You must read The Road, it is one of the finest books of the last century.
The Road by Cormac McCarthy is a 2007 Pulitzer winning novel. I finished this book a couple of days ago (ironically in one sitting on a long road trip), and I've had a chance to let it digest. I don't know if I enjoyed it - this is not a story designed to entertain - but I was certainly fascinated and moved to thought by it.
So first of all, this is not a fun book. It is a tragic exploration of a dystopian / post-apocalyptic world, documenting the struggle to move forward in the face of overwhelming hopelessness. It's not a cautionary tale, it's not really an allegory for anything, it is a straight up survival story centred around father and son, with the importance of life being the central theme.
For me, the important question The Road asks is why does the father choose to go on? Despite the fact that he is dying, that there is barely anyone left, that he and his son are always starving, he cannot bring himself to consider suicide. He cannot bring himself to consider cannibalism. Right up until the very end, when his body gives out and he cannot go any further, he is moving forward in the hope that there is something better out there, and he only ever encourages his son to do the same. How much strength did that take? How much did he value his life and the life of his son? Would you have the strength to do the same?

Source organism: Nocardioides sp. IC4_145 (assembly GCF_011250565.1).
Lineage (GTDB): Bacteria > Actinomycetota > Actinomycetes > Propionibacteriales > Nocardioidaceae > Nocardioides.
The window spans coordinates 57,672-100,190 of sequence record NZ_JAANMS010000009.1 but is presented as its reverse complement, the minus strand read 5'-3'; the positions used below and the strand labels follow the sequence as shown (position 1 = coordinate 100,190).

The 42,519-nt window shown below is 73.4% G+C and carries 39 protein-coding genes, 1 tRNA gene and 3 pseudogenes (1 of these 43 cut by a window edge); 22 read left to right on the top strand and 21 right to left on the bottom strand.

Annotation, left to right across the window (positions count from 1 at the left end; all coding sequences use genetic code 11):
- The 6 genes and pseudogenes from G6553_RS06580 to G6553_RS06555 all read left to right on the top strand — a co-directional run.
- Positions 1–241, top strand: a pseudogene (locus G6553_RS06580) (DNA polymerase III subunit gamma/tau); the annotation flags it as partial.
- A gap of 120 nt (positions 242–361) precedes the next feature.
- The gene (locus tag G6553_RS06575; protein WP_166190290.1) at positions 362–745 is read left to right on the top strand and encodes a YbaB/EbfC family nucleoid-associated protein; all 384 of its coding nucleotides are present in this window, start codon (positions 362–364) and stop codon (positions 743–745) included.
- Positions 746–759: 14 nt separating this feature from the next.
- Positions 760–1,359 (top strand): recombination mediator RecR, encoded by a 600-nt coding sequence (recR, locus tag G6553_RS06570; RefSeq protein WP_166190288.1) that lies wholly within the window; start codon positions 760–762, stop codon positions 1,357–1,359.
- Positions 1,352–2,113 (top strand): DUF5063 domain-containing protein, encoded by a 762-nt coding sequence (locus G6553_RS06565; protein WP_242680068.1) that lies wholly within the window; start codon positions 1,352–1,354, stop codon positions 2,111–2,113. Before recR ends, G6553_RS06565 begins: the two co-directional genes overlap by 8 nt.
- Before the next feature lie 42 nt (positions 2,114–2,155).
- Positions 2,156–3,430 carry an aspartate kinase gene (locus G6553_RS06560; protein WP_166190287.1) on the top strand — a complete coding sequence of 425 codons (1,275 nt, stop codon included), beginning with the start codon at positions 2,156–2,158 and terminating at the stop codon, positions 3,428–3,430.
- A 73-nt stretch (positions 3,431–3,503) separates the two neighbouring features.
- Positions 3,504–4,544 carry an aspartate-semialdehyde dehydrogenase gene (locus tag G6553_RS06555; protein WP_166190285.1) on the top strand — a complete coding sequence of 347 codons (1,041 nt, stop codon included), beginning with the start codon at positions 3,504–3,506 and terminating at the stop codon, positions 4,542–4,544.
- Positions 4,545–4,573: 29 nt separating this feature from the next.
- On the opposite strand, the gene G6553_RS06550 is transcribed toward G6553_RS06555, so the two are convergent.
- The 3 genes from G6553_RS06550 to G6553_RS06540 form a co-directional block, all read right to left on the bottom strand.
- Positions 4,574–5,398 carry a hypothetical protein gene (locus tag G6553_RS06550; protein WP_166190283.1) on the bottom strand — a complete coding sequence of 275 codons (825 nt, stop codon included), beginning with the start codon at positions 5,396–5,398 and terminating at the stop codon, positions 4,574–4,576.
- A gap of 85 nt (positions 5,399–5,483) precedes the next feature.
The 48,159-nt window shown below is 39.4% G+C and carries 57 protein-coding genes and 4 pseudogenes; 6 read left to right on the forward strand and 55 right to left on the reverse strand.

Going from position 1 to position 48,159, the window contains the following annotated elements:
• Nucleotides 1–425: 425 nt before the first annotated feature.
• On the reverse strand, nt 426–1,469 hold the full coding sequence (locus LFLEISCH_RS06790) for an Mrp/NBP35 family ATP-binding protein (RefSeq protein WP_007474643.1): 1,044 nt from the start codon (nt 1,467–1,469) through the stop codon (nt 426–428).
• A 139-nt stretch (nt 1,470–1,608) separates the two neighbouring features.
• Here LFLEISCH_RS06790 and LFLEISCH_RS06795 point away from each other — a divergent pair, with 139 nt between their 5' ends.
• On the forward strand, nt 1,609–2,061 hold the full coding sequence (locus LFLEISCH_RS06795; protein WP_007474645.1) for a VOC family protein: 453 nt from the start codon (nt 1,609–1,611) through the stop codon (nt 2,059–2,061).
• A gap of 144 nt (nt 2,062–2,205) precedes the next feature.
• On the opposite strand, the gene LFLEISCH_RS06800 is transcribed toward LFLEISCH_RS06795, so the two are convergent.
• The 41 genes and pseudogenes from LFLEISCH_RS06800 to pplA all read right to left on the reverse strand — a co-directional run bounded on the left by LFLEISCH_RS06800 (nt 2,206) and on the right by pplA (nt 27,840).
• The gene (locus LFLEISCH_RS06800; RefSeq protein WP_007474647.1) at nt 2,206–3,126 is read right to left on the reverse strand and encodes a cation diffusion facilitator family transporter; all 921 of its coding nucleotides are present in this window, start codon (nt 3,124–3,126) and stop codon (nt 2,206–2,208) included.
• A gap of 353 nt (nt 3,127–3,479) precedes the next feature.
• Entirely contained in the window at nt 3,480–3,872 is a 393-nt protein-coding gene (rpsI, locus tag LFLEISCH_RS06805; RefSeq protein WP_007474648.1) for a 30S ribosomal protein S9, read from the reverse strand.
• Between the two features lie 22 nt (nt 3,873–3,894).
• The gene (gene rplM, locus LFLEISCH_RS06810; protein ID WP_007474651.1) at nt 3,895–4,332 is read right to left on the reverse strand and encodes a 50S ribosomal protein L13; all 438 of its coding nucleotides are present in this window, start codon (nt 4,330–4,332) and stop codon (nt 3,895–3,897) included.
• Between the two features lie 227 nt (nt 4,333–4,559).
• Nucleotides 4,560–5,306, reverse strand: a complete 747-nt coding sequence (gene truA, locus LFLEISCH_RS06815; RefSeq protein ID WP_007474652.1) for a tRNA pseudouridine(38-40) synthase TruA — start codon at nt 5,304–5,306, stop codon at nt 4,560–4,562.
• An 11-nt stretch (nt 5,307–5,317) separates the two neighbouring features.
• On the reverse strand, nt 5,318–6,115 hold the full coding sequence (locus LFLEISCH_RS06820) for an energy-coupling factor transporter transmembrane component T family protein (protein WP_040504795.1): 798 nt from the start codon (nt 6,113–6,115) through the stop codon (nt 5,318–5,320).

A lot of people comment about the writing style, and it took a few pages for me to adjust. The prose is not something I can measure against what is "traditional" - for me the prose is part of the story rather than just telling the story. There is an economy of words, even an economy of thought, which parallels the survival elements of The Road.
What really worked for me was the dialogue, and I think it represented exactly what the road was about. No unnecessary speech, no dialogue tags, not even any quotation marks to indicate that dialogue is taking place. You don't need any tags to tell who is saying what, you don't need any tags to help describe how they are saying it. The few sharp words between father and son say much more than the dialogue tags could.
The man was trying to kill us. Wasn't he.
Yes. He was.
Did you kill him?
Is that the truth?
Is that all right?
I thought you didn't want to talk?